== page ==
Actually, we do need more photo sharing apps
3 reasons why Facebook, Apple or Google won’t solve the photo sharing problem alone
Last week I was on FaceTime with my grandfather. He was trying to show me pictures of my (adorable!) baby cousin that he had taken on his Android phone.
So naturally, he held the phone up to the iPad camera and started swiping through them. In the background, my grandmother yelled out. “What are you doing? Just send them to him on the WhatsApp.”
With the number of brilliant minds working on photo sharing today, I wish I had made this story up. I didn’t.
He did end up sending them to me on WhatsApp and then messaged me on Google Talk to make sure I got them. This isn’t a story of how the older generation doesn’t know how to use technology. I have very technically savvy grandparents.
In fact, if you’d have asked me how I would have solved that problem, my best solution would be to email them to me.
But wait! Why didn’t he just use the automatic upload to Google+ albums?
But wait! Why didn’t he sync it to his computer and put them in a Dropbox folder?
Because he just wanted to show me some pictures.
Now I know that this is starting to sound like the beginning of a bad startup pitch, but it’s illustrative of a few fundamental problems with the current approaches to photo-sharing.
The 5 types of photo services
Photo services can be broken down into five primary use-cases. Many products offer a mix of functionality, but no app leads in every single area. We’ll discuss why later.
(1) Store photos for yourself
When cameras required film, we took fewer photos but still ended up with stacks of glossy paper that we had to put somewhere. Now we’ve got more photo files than we know what to do with.
Analog: Shoeboxes, Photo albums (if you were organized)
(2) Edit photos
Editing wasn’t something people did often with physical photos, but luckily technology is here to rescue us from our flaws.
Analog: Scissors, Darkroom chemicals
(3) Send someone a photo
Sending photos used to be reserved for very special occasions like a yearly Christmas card, now its a new form of everyday communication.
Analog: Print doubles of your photo and give someone a copy
Digital: Email, SMS, Whatsapp
(4) Show someone a photo
Showing someone a photo is different than sending someone a photo. They get to see it, but they don’t get to keep it. This allows for more candid self-expression.
Analog: Visit in-person and flip through albums
(5) Broadcast your photos
Broadcasting is a lot harder in the physical world because you have to be physically present. The internet makes it easy for people to broadcast in a number of different ways.
Analog: Hang photos on the wall, submit to a photo contest
Build the ecosystem before unifying it
The sheer number of photo services being released illustrates that we’re not done with the experimentation phase of digital photography. Now isn’t the time to try to unify the ecosystem. It is the time to try out new ideas to continue to improve and grow it.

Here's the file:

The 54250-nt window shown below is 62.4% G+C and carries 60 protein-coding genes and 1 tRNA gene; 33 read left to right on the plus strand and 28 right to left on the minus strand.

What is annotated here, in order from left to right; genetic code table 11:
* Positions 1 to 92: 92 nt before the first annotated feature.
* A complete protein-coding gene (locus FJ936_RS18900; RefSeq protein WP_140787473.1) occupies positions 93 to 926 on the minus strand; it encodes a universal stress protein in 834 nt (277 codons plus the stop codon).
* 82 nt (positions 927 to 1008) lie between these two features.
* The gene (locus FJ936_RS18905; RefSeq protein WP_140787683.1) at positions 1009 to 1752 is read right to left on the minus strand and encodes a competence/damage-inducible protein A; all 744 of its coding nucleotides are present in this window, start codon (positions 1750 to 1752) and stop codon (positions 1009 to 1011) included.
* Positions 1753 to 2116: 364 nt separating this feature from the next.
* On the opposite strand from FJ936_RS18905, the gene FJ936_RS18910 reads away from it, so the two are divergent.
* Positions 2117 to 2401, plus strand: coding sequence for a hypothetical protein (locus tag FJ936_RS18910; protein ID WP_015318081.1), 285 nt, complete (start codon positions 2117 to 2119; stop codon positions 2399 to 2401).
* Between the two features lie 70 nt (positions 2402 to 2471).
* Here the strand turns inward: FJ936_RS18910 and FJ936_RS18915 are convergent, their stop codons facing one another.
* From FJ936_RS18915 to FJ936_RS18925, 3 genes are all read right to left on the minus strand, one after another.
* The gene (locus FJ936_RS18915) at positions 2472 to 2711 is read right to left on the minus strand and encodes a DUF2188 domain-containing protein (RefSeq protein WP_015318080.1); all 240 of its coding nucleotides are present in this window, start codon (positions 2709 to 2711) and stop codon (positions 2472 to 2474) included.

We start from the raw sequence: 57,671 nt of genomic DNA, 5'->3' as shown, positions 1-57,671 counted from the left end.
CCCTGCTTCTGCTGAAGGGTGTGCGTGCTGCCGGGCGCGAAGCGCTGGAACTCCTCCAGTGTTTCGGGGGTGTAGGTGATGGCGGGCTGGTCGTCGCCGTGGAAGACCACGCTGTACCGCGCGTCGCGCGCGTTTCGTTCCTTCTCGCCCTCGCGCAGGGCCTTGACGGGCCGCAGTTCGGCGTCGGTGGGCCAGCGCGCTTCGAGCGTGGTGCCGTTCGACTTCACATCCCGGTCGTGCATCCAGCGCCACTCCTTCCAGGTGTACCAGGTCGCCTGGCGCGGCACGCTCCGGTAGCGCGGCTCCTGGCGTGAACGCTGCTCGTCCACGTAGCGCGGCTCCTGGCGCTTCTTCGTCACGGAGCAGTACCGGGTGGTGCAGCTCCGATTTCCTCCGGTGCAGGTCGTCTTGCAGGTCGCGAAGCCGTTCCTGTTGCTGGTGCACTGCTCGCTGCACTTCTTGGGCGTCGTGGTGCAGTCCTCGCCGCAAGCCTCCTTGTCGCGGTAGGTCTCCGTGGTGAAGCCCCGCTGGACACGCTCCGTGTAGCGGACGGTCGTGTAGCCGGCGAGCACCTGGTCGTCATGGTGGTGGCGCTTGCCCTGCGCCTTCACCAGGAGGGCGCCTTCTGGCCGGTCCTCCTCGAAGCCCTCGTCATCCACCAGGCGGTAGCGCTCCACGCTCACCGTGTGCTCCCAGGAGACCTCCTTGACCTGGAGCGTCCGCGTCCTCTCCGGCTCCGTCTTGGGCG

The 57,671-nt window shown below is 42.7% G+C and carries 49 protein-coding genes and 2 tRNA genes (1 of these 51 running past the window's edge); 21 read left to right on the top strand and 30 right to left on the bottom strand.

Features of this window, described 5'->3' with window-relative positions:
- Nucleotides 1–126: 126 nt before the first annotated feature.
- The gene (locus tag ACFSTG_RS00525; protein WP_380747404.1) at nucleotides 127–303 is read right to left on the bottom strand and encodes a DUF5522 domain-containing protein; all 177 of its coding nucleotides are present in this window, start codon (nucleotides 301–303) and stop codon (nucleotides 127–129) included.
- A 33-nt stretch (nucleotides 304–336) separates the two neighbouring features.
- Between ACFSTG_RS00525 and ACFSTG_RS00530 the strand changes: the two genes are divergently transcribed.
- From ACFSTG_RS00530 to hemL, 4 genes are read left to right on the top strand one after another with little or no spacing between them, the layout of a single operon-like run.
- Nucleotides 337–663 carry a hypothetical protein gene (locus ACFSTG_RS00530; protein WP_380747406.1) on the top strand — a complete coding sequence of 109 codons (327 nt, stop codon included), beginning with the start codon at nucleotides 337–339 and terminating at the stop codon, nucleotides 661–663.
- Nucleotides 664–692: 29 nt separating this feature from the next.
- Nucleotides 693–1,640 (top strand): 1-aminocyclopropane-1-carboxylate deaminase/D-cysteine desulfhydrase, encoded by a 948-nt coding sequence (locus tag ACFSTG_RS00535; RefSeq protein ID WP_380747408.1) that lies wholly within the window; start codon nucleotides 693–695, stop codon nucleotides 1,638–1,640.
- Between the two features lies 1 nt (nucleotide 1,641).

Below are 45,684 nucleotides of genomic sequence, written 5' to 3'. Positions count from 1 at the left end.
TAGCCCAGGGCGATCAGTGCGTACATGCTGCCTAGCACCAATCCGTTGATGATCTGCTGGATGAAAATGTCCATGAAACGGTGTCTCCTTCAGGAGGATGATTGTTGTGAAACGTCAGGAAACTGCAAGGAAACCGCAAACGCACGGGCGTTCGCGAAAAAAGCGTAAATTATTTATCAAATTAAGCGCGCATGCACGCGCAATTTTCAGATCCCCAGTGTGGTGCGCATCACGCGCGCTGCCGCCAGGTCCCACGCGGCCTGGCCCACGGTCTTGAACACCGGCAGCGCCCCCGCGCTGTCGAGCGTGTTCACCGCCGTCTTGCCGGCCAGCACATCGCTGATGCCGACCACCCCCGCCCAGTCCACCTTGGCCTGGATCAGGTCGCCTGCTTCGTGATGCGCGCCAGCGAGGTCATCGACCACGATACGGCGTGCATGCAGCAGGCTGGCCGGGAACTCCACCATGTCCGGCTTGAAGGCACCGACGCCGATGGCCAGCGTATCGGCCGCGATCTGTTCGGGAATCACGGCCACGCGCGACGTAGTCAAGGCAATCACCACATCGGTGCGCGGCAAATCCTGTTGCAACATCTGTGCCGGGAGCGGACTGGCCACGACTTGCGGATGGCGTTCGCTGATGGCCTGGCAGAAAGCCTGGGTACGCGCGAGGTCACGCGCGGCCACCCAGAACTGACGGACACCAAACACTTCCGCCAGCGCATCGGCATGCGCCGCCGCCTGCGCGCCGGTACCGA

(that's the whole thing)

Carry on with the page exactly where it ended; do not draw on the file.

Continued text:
Its hard to build a product that does five things well.
It’s easy to build a product that assumes the user has fully bought into your ecosystem. In theory, both Google+ and Facebook combine each of the five types services above. But they have the unrealistic assumption that you and every single person you interact with is using their service for each use case.
Dropbox is a great product because it does one thing well. We’ll see better products in the photo space if there are more services built around specific use-cases.
Additionally, each of these use cases presents a fairly different technical and product challenge. A team that builds a great photo storage product may not have the same skills needed to build a great photo editor.
More experimentation will create better products.
There’s no way we’ve discovered the best solution for any of the five types of services. And there are many combinations of these services that haven’t been explored yet.
There have been a lot of services in the “Broadcast your photos” space but we’re just starting to see companies explore the “Show someone a photo” space. There is room for iteration in every area.
The near-ubiquity of phones with cameras means that there are more people than ever who are potential testers for these new services. There has been no better time to experiment.
Draw ideas for unification from clever user behavior.
Instead of starting with a one size fits all service, a grand unifying standard or an open API protocol, we can look at what users are doing to figure out ways to combine (and separate) these types of services.
For example, people use screenshots to edit a photo on Instagram without publicly posting it. Since Snapchat can’t send existing photos, people take pictures of pictures. Clearly, there are use cases that current services don’t address.
Rather than force users to fully buy into a single ecosystem, we can make it easier for them to do what they’re doing naturally.
Obviously, photos aren’t a matter of life or death. But they do help capture memories and share stories. They’re a form of communication that nearly everyone can partake in.
I’m not dismissive of photo apps. Each innovation is an improvement to the ecosystem of digital photography. The end goal isn’t to have hundreds of different services, but more experimentation in the short term will create a faster pace of improvement.
Adding up all these improvements will make it so that next time you want to show someone a photo — you can just show someone a photo.
Pictures say 1000 words, find mine on Instagram: @iyengar